Monday, 11 April 2011

The Devil is A Woman & The Last Mistress

Antonio is captivated by Concha
Ryno is obsessed with Vellini

Many of you I am sure will have seen the fantastic The Devil is a Woman (1935) by Josef Von Sternberg, but I wanted to draw people's attention to what I see as a contemporary version of the film; The Last Mistress (2007). This is something of a long winded 'review' but I did my thesis on Asia Argento so I am a bit of a nerd when it comes to her.

Both Catherine Breillat and Asia Argento are known for their transgressive and confrontational approach to their work and in Une Vieille Maîtresse (2007) they live up to their contentious reputations. Nominated for the Palme D’or in 2007, this is a passionate and decadent tale of morality, lust and subversive sexuality. Renamed The Last Mistress instead of the literal translation of The Old Mistress for a wider audience consumption. This is a beautifully shot film that features a captivating performance by Italian actress and director, Asia Argento. Argento plays Vellini an outsider in the restrictive aristocrat 19th century Parisian society.

Argento takes the lead role as Vellini, an ageing Spaniard courtesan living in 19th Century Paris; she is the illegitimate daughter of an Italian princess and a Spanish bullfighter. The film centres on the tumultuous ten year affair between Vellini and the aristocrat Ryo de Marigny, played by Fu’ad Ait Aattou. Vellini is an outsider who flaunts her aggressive sexuality, where as Ryo is a dandy, passive, and effeminate social climber.

A daughter is born through their love affair. However the affair begins to dissipate when Ryo marries the wealthy young Hermangarde, who is the antithesis of Vellini with her cool blonde chaste demeanour. Vellini is seen as a disruptive force by the Parisian community, whose women are subservient towards men, where as Vellini is provocative and domineering. Alas, Ryo cannot keep away from Vellini and her uninhibited sexuality, going so far as to challenging Vellini’s seasoned husband to a dual.      

In one particular stand out scene Vellini is at a costume party and is questioned about her costume choice; 'Are you a she devil?' to which she replies 'No, I'm the devil himself, I hate anything feminine.'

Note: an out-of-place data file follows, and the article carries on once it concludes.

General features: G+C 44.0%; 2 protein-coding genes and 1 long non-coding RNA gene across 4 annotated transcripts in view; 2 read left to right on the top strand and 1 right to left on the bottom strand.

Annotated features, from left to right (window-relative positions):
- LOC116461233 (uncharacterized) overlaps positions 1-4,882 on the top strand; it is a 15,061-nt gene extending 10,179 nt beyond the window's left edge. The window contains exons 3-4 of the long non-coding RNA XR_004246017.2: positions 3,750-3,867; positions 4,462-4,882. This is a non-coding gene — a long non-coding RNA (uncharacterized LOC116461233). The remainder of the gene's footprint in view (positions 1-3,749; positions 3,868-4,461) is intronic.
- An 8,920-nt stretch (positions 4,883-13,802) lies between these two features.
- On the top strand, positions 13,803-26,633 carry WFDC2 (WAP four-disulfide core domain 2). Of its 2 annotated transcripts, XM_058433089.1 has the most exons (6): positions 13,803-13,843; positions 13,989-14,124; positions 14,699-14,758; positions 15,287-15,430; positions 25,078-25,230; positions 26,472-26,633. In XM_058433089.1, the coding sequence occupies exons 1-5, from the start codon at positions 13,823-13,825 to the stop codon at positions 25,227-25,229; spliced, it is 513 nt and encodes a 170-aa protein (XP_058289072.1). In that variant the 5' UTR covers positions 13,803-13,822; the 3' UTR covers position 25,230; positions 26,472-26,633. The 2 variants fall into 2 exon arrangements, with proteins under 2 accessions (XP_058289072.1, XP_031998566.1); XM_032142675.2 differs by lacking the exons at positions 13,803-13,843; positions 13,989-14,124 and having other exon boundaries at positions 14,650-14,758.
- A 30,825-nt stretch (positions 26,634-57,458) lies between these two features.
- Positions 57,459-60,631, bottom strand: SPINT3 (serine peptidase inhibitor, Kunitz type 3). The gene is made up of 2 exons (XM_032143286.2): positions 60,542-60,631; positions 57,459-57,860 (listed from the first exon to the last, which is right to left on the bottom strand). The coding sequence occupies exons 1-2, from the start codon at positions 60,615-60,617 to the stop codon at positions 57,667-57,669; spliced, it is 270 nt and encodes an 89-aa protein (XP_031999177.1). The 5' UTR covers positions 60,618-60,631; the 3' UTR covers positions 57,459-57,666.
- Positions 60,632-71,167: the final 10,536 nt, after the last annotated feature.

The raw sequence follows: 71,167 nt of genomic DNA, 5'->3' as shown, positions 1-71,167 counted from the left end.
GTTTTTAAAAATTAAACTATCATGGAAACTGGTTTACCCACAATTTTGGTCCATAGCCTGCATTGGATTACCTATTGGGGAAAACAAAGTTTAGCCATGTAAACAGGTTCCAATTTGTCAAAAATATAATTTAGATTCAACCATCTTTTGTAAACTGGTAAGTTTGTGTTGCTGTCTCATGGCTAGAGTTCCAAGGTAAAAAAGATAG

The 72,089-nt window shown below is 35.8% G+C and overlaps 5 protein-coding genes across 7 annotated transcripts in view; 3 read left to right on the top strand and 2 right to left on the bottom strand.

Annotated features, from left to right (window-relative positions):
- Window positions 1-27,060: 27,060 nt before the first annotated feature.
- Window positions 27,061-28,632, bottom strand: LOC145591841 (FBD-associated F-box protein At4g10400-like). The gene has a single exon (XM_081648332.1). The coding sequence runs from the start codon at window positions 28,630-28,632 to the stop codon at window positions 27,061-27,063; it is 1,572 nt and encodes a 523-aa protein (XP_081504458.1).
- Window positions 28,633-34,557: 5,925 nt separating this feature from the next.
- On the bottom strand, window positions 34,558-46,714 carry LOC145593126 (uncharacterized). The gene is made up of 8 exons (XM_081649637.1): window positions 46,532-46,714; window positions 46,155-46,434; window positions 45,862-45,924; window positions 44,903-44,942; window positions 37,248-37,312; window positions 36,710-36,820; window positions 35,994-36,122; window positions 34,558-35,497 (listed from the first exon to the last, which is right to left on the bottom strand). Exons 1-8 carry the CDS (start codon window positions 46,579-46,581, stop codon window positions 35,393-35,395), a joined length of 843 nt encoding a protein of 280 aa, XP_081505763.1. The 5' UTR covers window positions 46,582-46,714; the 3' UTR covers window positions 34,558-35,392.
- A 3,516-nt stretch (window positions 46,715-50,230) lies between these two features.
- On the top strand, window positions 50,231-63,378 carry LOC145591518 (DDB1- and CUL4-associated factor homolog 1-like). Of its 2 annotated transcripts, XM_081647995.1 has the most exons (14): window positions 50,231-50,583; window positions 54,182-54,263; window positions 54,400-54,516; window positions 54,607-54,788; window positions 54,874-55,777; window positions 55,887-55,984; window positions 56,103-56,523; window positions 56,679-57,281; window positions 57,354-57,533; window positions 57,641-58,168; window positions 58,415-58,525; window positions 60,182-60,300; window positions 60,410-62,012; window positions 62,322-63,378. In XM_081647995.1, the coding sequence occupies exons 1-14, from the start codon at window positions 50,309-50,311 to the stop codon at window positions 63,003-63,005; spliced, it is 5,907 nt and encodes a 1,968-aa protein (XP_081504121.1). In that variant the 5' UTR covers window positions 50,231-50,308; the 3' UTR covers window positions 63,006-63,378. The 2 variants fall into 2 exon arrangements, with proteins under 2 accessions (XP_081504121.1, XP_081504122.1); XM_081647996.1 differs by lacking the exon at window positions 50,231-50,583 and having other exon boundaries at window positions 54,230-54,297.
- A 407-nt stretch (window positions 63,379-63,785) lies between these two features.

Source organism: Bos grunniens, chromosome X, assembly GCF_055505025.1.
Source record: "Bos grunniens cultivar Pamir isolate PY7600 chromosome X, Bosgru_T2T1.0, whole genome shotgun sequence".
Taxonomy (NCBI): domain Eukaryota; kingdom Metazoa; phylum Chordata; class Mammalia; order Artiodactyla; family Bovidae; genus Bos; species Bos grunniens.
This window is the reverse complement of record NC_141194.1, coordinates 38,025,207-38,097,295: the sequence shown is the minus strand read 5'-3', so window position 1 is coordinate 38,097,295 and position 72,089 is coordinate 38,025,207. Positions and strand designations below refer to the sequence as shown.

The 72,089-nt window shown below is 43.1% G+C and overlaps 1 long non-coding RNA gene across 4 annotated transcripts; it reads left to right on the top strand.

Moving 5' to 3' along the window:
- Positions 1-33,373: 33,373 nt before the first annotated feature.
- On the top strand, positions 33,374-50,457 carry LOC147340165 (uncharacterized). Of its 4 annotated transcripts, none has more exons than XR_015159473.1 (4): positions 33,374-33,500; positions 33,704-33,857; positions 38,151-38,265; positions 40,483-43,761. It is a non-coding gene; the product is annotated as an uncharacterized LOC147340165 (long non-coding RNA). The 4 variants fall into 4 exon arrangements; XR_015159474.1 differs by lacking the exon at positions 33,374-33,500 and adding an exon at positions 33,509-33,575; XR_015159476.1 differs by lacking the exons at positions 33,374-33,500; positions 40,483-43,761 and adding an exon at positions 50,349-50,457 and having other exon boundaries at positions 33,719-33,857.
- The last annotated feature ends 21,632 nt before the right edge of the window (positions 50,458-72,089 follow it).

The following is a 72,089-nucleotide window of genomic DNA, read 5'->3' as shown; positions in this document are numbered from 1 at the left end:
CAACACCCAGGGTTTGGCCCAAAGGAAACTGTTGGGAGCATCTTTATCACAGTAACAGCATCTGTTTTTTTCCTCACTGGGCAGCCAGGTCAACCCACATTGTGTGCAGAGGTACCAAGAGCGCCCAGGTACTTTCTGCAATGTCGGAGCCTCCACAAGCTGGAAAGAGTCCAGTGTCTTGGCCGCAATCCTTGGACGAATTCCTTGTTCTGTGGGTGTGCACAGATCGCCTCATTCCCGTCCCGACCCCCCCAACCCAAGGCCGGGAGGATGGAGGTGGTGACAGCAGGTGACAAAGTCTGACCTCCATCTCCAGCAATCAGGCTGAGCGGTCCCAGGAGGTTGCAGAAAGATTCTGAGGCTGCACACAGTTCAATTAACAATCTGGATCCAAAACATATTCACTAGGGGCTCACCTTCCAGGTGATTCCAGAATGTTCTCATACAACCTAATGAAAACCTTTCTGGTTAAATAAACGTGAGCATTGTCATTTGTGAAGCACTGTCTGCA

Vellini the devil
This is a sumptuous and decadent film that is not for the faint hearted viewer, there are a lot of gratuitous sex scenes, but if you are accustomed to the works of Argento and Breillat you will most likely enjoy it. This is Josef Von Sternberg’s The Devil is a Woman for a contemporary audience; akin to Marlene’s character Concha in The Devil is a Woman, Vellini will bring about the destruction of the men who fall for her. 



Indeed, Catherine Breillat was inspired by Marlene Dietrich’s overtly stylised costumes and hairstyles for Vellini.  Certainly, costume designer Anaïs Romand creations add to the opulence and dichotomy of the film. Hermangarde is a virginal vision in white lace, where as Vellini dons jewel coloured silk and Spanish combs that point to her position as a transgressor and place her outside of the societal norms. 

Hermangarde - the virgin

Vellini - the devil

This is a well styled and beautifully shot film, that depicts the kind of aggressive masculine sexuality that Marlene would be proud of. It features a fabulous supporting cast including Yolande Moreau, Amira Casar, Roxanne Mesquida.



  1. What a fascinating review, I feel so inspired to watch both these films!!
    From Carys of La Ville Inconnue

  2. I am terribly intrigued by The Last Mistress now. Nice review (-:

  3. Thank you Carys & Feeona! Let me know what you girls think of the film(s) if you get round to watching them x

  4. What a brilliant post! Thank you, I haven't seen this version and definitely will now! The styling looks amazing. x

  5. I am glad you liked it, yes the costumes are amazing keep wanting to wear black lace now x